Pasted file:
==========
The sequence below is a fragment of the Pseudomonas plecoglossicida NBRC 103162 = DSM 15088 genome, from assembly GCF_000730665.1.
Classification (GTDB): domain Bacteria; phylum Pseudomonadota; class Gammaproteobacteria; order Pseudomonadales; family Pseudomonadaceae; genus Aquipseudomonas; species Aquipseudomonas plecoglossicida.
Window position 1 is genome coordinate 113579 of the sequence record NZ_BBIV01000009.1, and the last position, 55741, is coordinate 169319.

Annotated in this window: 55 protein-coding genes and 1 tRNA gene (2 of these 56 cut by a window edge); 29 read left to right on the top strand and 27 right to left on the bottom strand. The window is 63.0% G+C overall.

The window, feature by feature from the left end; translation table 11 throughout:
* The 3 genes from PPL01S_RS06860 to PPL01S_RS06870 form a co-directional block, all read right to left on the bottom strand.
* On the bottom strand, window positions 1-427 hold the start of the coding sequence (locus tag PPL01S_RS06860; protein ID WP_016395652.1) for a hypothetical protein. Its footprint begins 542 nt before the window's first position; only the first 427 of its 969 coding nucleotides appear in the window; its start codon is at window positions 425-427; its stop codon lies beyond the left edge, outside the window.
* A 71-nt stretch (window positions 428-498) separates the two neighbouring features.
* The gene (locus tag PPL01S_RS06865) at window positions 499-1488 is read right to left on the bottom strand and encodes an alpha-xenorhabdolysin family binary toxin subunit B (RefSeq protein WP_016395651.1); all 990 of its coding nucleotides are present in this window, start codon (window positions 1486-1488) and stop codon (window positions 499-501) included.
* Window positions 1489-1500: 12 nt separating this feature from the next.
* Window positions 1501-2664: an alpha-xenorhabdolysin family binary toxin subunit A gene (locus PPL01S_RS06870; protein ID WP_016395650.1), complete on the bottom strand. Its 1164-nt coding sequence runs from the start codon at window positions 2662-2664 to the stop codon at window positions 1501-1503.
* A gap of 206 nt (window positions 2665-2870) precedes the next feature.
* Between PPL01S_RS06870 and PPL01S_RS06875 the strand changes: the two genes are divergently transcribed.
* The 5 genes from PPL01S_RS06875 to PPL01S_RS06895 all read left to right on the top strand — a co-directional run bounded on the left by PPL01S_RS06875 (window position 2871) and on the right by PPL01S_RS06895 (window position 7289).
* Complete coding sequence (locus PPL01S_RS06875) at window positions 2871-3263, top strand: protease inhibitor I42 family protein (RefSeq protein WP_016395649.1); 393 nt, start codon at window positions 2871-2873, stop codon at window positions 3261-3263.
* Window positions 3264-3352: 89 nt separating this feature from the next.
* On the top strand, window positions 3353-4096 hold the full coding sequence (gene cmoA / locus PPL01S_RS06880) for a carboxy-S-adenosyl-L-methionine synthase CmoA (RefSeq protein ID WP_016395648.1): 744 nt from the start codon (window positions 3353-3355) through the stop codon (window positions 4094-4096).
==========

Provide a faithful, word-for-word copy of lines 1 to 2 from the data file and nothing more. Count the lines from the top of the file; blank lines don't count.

The sequence below is a fragment of the Pseudomonas plecoglossicida NBRC 103162 = DSM 15088 genome, from assembly GCF_000730665.1.
Classification (GTDB): domain Bacteria; phylum Pseudomonadota; class Gammaproteobacteria; order Pseudomonadales; family Pseudomonadaceae; genus Aquipseudomonas; species Aquipseudomonas plecoglossicida.